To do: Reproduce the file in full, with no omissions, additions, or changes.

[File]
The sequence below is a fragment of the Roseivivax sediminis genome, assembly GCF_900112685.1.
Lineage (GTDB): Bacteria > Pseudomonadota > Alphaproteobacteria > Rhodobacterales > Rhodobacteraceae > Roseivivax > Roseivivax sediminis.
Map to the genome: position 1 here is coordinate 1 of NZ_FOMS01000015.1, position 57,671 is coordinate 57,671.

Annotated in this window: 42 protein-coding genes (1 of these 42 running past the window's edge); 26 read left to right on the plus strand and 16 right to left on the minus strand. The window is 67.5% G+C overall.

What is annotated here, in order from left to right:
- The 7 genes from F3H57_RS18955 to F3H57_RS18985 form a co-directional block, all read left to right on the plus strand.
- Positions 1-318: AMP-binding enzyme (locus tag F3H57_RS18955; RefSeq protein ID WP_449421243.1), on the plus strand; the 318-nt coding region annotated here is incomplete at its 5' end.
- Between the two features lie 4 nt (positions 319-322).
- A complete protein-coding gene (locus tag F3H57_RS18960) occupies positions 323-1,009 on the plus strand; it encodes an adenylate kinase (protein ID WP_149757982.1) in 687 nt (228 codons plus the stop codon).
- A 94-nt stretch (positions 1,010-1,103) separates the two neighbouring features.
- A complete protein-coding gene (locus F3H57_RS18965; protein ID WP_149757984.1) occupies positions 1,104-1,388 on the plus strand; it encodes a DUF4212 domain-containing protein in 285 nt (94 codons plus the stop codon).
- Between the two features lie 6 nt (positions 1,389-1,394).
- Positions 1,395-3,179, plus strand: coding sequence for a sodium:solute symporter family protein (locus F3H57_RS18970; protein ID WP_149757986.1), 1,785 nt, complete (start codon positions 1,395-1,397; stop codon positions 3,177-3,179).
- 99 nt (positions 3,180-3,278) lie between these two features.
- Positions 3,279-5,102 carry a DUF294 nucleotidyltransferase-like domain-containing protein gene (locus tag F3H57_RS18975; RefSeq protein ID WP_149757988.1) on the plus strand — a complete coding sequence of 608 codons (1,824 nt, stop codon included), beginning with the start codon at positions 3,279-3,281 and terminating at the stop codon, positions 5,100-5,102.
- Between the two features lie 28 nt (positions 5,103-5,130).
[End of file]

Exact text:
The sequence below is a fragment of the Roseivivax sediminis genome, assembly GCF_900112685.1.
Lineage (GTDB): Bacteria > Pseudomonadota > Alphaproteobacteria > Rhodobacterales > Rhodobacteraceae > Roseivivax > Roseivivax sediminis.
Map to the genome: position 1 here is coordinate 1 of NZ_FOMS01000015.1, position 57,671 is coordinate 57,671.

Annotated in this window: 42 protein-coding genes (1 of these 42 running past the window's edge); 26 read left to right on the plus strand and 16 right to left on the minus strand. The window is 67.5% G+C overall.

What is annotated here, in order from left to right:
- The 7 genes from F3H57_RS18955 to F3H57_RS18985 form a co-directional block, all read left to right on the plus strand.
- Positions 1-318: AMP-binding enzyme (locus tag F3H57_RS18955; RefSeq protein ID WP_449421243.1), on the plus strand; the 318-nt coding region annotated here is incomplete at its 5' end.
- Between the two features lie 4 nt (positions 319-322).
- A complete protein-coding gene (locus tag F3H57_RS18960) occupies positions 323-1,009 on the plus strand; it encodes an adenylate kinase (protein ID WP_149757982.1) in 687 nt (228 codons plus the stop codon).
- A 94-nt stretch (positions 1,010-1,103) separates the two neighbouring features.
- A complete protein-coding gene (locus F3H57_RS18965; protein ID WP_149757984.1) occupies positions 1,104-1,388 on the plus strand; it encodes a DUF4212 domain-containing protein in 285 nt (94 codons plus the stop codon).
- Between the two features lie 6 nt (positions 1,389-1,394).
- Positions 1,395-3,179, plus strand: coding sequence for a sodium:solute symporter family protein (locus F3H57_RS18970; protein ID WP_149757986.1), 1,785 nt, complete (start codon positions 1,395-1,397; stop codon positions 3,177-3,179).
- 99 nt (positions 3,180-3,278) lie between these two features.
- Positions 3,279-5,102 carry a DUF294 nucleotidyltransferase-like domain-containing protein gene (locus tag F3H57_RS18975; RefSeq protein ID WP_149757988.1) on the plus strand — a complete coding sequence of 608 codons (1,824 nt, stop codon included), beginning with the start codon at positions 3,279-3,281 and terminating at the stop codon, positions 5,100-5,102.
- Between the two features lie 28 nt (positions 5,103-5,130).